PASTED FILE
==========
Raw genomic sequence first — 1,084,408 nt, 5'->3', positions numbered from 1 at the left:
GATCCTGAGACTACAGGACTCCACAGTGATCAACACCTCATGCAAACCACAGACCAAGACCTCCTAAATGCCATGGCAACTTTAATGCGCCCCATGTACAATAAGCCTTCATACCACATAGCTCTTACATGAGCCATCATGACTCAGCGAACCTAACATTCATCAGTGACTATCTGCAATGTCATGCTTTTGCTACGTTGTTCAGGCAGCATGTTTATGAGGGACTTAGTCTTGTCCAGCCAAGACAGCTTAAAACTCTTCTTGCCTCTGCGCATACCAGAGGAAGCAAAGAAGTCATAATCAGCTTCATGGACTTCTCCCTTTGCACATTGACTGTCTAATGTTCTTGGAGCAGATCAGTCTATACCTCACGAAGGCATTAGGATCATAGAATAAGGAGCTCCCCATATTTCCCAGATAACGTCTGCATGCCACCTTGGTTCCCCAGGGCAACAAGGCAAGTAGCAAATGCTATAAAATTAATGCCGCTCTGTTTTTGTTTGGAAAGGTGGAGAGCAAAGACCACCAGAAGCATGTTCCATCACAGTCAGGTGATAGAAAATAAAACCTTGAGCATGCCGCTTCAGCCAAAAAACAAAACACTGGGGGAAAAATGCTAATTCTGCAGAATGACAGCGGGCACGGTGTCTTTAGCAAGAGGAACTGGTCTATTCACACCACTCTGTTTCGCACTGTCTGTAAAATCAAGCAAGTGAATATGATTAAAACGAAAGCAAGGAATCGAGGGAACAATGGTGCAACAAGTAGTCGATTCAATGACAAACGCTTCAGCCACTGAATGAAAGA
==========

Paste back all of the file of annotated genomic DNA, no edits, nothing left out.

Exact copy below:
Raw genomic sequence first — 1,084,408 nt, 5'->3', positions numbered from 1 at the left:
GATCCTGAGACTACAGGACTCCACAGTGATCAACACCTCATGCAAACCACAGACCAAGACCTCCTAAATGCCATGGCAACTTTAATGCGCCCCATGTACAATAAGCCTTCATACCACATAGCTCTTACATGAGCCATCATGACTCAGCGAACCTAACATTCATCAGTGACTATCTGCAATGTCATGCTTTTGCTACGTTGTTCAGGCAGCATGTTTATGAGGGACTTAGTCTTGTCCAGCCAAGACAGCTTAAAACTCTTCTTGCCTCTGCGCATACCAGAGGAAGCAAAGAAGTCATAATCAGCTTCATGGACTTCTCCCTTTGCACATTGACTGTCTAATGTTCTTGGAGCAGATCAGTCTATACCTCACGAAGGCATTAGGATCATAGAATAAGGAGCTCCCCATATTTCCCAGATAACGTCTGCATGCCACCTTGGTTCCCCAGGGCAACAAGGCAAGTAGCAAATGCTATAAAATTAATGCCGCTCTGTTTTTGTTTGGAAAGGTGGAGAGCAAAGACCACCAGAAGCATGTTCCATCACAGTCAGGTGATAGAAAATAAAACCTTGAGCATGCCGCTTCAGCCAAAAAACAAAACACTGGGGGAAAAATGCTAATTCTGCAGAATGACAGCGGGCACGGTGTCTTTAGCAAGAGGAACTGGTCTATTCACACCACTCTGTTTCGCACTGTCTGTAAAATCAAGCAAGTGAATATGATTAAAACGAAAGCAAGGAATCGAGGGAACAATGGTGCAACAAGTAGTCGATTCAATGACAAACGCTTCAGCCACTGAATGAAAGA